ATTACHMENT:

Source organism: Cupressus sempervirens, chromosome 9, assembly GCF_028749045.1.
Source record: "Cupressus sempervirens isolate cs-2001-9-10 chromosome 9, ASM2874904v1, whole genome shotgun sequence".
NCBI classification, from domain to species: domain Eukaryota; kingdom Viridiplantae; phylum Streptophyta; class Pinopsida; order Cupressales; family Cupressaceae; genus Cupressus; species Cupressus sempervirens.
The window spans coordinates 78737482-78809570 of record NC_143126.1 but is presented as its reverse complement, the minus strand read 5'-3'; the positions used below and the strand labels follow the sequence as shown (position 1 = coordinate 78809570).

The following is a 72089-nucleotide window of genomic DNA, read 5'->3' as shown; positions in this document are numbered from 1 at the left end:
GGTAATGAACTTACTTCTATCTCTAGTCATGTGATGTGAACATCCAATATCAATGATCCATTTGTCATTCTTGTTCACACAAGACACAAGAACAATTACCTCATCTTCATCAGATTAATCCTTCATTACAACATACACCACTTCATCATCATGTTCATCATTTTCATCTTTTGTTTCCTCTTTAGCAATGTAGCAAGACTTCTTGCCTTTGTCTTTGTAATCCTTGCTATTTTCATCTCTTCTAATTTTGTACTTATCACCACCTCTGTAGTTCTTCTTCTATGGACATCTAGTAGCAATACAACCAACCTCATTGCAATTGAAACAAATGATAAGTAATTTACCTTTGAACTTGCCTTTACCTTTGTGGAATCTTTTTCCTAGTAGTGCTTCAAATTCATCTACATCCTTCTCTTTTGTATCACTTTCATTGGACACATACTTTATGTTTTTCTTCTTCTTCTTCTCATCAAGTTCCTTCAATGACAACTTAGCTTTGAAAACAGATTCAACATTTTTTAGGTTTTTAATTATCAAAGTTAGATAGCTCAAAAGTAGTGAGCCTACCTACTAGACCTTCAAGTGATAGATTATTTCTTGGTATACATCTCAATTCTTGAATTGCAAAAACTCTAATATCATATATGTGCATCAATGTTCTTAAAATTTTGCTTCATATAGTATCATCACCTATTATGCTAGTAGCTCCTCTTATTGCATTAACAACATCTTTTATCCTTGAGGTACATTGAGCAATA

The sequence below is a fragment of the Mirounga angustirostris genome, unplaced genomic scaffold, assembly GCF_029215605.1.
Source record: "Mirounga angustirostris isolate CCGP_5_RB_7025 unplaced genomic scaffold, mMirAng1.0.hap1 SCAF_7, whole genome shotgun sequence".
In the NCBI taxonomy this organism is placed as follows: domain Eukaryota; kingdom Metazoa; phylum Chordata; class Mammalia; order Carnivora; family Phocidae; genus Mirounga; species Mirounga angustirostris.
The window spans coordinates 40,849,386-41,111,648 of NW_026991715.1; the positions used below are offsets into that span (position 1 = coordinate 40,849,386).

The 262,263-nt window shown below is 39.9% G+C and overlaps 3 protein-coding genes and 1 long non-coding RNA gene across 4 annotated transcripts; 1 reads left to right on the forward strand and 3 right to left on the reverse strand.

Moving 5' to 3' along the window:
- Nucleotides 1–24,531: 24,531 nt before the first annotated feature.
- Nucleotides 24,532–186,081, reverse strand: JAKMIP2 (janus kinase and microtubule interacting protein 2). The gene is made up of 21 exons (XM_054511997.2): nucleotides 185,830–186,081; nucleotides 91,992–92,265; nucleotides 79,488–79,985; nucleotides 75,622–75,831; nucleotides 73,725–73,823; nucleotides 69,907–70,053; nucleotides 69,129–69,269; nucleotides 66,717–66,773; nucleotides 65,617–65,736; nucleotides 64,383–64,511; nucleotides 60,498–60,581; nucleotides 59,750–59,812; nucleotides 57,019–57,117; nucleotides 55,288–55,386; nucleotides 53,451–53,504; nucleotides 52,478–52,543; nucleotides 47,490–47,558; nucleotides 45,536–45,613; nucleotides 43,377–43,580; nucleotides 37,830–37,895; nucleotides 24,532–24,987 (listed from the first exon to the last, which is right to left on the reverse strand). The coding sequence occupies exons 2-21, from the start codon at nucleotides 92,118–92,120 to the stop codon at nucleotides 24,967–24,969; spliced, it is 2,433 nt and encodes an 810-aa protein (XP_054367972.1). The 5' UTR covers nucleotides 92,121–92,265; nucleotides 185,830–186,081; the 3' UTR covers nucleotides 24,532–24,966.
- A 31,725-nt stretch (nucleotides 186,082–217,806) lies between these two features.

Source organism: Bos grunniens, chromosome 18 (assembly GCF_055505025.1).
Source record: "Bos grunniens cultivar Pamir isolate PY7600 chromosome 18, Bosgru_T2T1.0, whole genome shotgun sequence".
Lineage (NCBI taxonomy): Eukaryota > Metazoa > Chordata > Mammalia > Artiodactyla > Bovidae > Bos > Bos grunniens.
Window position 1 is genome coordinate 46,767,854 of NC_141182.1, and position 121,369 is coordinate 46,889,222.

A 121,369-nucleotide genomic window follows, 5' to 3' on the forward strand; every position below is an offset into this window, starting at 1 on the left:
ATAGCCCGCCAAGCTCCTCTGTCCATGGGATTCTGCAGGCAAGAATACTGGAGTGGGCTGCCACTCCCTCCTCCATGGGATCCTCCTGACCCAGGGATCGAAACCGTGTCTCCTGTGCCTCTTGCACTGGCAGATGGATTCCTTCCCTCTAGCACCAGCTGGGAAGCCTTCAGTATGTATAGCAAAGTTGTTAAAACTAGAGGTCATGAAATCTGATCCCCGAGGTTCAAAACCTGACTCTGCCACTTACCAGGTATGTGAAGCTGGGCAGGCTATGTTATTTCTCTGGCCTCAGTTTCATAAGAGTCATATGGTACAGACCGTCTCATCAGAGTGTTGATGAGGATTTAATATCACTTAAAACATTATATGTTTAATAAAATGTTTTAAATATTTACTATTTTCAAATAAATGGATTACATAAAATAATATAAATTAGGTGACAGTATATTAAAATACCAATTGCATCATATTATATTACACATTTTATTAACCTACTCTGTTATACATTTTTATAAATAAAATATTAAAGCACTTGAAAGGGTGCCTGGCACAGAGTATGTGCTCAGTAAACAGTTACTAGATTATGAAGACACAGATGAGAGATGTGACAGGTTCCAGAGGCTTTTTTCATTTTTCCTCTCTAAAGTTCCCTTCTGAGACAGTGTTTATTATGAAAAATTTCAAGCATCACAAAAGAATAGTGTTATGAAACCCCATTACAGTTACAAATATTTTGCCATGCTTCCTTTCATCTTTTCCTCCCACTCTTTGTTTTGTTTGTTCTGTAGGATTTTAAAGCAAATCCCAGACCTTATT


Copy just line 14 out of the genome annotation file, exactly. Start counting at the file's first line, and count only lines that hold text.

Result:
- Nucleotides 24,532–186,081, reverse strand: JAKMIP2 (janus kinase and microtubule interacting protein 2). The gene is made up of 21 exons (XM_054511997.2): nucleotides 185,830–186,081; nucleotides 91,992–92,265; nucleotides 79,488–79,985; nucleotides 75,622–75,831; nucleotides 73,725–73,823; nucleotides 69,907–70,053; nucleotides 69,129–69,269; nucleotides 66,717–66,773; nucleotides 65,617–65,736; nucleotides 64,383–64,511; nucleotides 60,498–60,581; nucleotides 59,750–59,812; nucleotides 57,019–57,117; nucleotides 55,288–55,386; nucleotides 53,451–53,504; nucleotides 52,478–52,543; nucleotides 47,490–47,558; nucleotides 45,536–45,613; nucleotides 43,377–43,580; nucleotides 37,830–37,895; nucleotides 24,532–24,987 (listed from the first exon to the last, which is right to left on the reverse strand). The coding sequence occupies exons 2-21, from the start codon at nucleotides 92,118–92,120 to the stop codon at nucleotides 24,967–24,969; spliced, it is 2,433 nt and encodes an 810-aa protein (XP_054367972.1). The 5' UTR covers nucleotides 92,121–92,265; nucleotides 185,830–186,081; the 3' UTR covers nucleotides 24,532–24,966.